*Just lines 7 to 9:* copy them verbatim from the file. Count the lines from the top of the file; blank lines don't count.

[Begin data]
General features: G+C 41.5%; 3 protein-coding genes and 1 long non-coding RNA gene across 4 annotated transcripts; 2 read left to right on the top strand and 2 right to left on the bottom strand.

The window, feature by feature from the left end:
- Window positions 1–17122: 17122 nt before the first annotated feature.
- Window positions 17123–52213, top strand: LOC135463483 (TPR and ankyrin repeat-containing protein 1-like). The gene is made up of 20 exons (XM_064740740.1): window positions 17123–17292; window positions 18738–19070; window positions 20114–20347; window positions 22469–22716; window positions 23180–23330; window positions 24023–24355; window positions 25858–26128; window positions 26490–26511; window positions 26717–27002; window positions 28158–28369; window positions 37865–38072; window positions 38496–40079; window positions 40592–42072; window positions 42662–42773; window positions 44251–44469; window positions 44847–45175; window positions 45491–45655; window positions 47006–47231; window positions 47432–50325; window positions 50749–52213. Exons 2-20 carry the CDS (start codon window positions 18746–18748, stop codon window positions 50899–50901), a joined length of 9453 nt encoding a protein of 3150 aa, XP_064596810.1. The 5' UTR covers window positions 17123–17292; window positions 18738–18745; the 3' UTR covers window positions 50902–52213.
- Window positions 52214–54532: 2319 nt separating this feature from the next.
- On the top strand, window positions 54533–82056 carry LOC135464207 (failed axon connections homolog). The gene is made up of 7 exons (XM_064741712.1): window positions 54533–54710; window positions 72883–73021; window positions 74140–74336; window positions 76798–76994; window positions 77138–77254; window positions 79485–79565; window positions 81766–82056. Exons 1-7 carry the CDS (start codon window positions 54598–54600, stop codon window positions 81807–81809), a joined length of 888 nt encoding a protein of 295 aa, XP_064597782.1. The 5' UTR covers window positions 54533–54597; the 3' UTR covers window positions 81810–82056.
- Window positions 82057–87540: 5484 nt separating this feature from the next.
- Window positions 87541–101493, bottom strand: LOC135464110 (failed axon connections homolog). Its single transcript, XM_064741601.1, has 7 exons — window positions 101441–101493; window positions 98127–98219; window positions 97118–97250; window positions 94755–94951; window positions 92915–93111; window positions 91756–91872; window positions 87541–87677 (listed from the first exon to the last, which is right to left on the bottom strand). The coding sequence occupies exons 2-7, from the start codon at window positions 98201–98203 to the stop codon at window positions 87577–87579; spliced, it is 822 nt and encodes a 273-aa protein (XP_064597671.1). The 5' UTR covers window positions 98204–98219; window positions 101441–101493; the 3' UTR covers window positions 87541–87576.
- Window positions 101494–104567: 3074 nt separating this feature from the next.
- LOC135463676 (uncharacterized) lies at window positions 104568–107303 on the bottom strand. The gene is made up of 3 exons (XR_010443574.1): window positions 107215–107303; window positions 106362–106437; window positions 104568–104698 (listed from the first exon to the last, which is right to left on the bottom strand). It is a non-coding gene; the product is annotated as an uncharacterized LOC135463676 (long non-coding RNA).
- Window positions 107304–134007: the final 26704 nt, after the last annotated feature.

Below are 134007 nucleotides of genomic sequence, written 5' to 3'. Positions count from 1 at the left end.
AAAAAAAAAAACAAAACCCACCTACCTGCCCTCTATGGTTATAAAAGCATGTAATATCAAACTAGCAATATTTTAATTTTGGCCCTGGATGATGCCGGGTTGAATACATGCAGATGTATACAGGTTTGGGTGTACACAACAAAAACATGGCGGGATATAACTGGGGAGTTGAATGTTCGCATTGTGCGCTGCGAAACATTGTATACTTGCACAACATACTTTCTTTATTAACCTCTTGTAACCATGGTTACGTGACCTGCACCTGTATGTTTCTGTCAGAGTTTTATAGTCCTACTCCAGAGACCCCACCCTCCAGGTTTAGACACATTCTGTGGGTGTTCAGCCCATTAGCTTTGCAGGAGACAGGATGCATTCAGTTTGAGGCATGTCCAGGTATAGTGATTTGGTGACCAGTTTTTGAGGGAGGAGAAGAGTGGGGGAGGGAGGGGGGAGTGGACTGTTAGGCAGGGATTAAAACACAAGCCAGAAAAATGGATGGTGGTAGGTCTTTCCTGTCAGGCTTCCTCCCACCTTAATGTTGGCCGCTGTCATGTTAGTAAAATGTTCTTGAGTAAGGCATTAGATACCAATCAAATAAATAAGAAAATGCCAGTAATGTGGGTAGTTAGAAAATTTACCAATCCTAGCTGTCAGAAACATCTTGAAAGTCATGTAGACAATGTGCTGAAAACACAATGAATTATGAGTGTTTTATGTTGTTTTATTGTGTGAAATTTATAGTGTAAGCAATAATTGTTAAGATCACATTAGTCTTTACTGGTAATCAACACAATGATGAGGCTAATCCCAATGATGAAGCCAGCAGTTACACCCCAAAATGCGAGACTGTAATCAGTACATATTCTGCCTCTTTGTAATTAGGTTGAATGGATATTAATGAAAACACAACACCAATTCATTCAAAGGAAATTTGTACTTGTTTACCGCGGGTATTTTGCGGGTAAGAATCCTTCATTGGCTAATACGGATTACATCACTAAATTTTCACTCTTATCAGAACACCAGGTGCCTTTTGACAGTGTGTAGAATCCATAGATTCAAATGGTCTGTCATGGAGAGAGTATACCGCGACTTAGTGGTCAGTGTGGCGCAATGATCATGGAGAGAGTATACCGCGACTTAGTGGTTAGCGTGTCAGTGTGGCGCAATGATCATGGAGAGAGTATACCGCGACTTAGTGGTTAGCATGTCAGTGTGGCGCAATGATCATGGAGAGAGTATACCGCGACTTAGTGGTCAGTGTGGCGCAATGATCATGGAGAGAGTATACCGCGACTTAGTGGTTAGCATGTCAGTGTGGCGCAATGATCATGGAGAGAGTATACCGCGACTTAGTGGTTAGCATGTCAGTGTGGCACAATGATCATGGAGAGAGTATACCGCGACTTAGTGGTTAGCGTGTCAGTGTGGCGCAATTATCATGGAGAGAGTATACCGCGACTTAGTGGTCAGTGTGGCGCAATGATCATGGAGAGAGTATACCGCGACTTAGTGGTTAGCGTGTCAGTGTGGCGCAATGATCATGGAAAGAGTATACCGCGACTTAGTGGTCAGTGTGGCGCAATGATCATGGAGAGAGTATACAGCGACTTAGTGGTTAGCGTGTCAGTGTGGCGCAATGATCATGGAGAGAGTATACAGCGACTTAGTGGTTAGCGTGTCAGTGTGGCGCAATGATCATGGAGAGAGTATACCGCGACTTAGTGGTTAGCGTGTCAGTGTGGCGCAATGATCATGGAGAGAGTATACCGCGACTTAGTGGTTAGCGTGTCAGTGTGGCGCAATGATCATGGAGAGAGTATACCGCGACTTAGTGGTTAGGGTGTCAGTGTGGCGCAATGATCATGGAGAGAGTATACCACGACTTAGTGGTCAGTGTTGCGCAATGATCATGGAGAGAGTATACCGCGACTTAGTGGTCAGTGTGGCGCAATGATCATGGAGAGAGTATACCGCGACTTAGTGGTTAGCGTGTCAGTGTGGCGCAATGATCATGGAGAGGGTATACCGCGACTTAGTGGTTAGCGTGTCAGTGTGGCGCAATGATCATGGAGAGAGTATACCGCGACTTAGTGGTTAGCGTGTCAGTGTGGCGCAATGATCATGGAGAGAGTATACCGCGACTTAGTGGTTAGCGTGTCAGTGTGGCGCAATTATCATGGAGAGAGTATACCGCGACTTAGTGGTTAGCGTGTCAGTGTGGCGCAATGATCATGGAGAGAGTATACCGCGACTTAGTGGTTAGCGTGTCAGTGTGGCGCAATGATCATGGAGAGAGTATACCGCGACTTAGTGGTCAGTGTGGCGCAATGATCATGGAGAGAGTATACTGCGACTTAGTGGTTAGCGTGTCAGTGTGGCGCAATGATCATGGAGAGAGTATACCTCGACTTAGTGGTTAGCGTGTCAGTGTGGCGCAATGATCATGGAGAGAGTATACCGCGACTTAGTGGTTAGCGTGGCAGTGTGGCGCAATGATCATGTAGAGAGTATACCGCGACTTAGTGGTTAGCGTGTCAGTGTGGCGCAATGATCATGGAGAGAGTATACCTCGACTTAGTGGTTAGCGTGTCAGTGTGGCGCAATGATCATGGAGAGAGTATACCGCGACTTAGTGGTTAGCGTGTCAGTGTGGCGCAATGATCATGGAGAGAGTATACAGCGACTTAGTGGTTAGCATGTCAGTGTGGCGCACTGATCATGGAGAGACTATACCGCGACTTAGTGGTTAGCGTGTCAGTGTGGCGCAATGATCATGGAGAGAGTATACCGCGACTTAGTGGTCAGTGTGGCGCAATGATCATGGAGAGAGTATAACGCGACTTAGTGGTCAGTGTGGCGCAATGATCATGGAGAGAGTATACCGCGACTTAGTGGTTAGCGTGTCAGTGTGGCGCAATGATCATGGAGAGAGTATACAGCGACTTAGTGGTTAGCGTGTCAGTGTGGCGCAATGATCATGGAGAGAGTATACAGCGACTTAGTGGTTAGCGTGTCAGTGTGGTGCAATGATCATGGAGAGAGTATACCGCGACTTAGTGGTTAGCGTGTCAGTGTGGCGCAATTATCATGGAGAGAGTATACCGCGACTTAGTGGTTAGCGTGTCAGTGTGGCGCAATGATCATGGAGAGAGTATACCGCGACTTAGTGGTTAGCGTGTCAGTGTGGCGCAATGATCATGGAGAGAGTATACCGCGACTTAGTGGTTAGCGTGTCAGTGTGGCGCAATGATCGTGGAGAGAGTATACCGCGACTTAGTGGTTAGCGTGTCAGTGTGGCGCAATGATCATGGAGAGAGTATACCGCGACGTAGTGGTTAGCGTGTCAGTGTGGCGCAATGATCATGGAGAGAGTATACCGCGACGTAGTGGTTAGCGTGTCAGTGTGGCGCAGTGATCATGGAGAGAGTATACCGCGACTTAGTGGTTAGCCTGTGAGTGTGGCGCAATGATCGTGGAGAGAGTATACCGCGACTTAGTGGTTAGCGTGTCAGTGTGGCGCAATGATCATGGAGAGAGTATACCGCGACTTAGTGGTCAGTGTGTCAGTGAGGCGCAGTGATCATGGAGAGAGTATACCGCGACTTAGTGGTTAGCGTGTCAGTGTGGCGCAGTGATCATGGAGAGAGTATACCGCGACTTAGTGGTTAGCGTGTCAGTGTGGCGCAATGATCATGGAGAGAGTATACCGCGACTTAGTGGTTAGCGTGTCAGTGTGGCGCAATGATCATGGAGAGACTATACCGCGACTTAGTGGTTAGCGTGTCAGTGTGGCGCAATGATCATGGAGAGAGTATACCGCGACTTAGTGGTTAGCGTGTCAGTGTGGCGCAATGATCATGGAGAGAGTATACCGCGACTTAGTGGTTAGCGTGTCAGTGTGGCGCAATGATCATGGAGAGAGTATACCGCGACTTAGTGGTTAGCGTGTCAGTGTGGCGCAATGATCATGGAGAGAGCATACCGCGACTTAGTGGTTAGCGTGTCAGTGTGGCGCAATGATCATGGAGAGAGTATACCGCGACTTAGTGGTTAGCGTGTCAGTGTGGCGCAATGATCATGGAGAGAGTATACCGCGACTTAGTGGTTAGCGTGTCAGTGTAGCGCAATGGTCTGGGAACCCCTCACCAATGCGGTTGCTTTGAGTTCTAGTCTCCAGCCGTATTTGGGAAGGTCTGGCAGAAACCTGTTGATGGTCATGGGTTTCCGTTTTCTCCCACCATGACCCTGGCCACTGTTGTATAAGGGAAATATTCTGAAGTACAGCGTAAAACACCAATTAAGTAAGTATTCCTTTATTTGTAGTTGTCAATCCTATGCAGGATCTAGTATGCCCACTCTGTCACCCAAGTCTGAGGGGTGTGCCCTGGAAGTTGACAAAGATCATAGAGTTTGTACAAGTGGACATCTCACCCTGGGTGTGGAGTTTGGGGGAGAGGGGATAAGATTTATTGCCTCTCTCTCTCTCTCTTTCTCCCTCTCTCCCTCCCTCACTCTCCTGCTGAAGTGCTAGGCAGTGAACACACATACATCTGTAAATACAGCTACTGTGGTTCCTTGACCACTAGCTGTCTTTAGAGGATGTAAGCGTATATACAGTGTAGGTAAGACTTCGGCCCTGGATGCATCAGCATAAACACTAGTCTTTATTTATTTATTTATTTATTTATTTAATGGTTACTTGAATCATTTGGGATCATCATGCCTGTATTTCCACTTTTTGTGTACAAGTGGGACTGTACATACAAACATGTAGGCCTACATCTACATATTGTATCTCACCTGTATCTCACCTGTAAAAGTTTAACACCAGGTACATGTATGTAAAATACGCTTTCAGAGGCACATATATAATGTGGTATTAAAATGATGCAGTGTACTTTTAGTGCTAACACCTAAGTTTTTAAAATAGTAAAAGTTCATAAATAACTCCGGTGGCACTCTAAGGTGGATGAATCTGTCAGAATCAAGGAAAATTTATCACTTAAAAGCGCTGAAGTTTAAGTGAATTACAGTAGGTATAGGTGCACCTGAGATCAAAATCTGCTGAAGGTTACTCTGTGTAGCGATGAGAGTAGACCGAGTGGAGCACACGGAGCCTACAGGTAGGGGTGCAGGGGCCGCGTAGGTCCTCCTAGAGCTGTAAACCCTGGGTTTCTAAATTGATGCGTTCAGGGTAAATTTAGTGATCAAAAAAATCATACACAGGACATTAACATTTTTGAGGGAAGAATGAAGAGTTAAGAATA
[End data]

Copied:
- Window positions 82057–87540: 5484 nt separating this feature from the next.
- Window positions 87541–101493, bottom strand: LOC135464110 (failed axon connections homolog). Its single transcript, XM_064741601.1, has 7 exons — window positions 101441–101493; window positions 98127–98219; window positions 97118–97250; window positions 94755–94951; window positions 92915–93111; window positions 91756–91872; window positions 87541–87677 (listed from the first exon to the last, which is right to left on the bottom strand). The coding sequence occupies exons 2-7, from the start codon at window positions 98201–98203 to the stop codon at window positions 87577–87579; spliced, it is 822 nt and encodes a 273-aa protein (XP_064597671.1). The 5' UTR covers window positions 98204–98219; window positions 101441–101493; the 3' UTR covers window positions 87541–87576.
- Window positions 101494–104567: 3074 nt separating this feature from the next.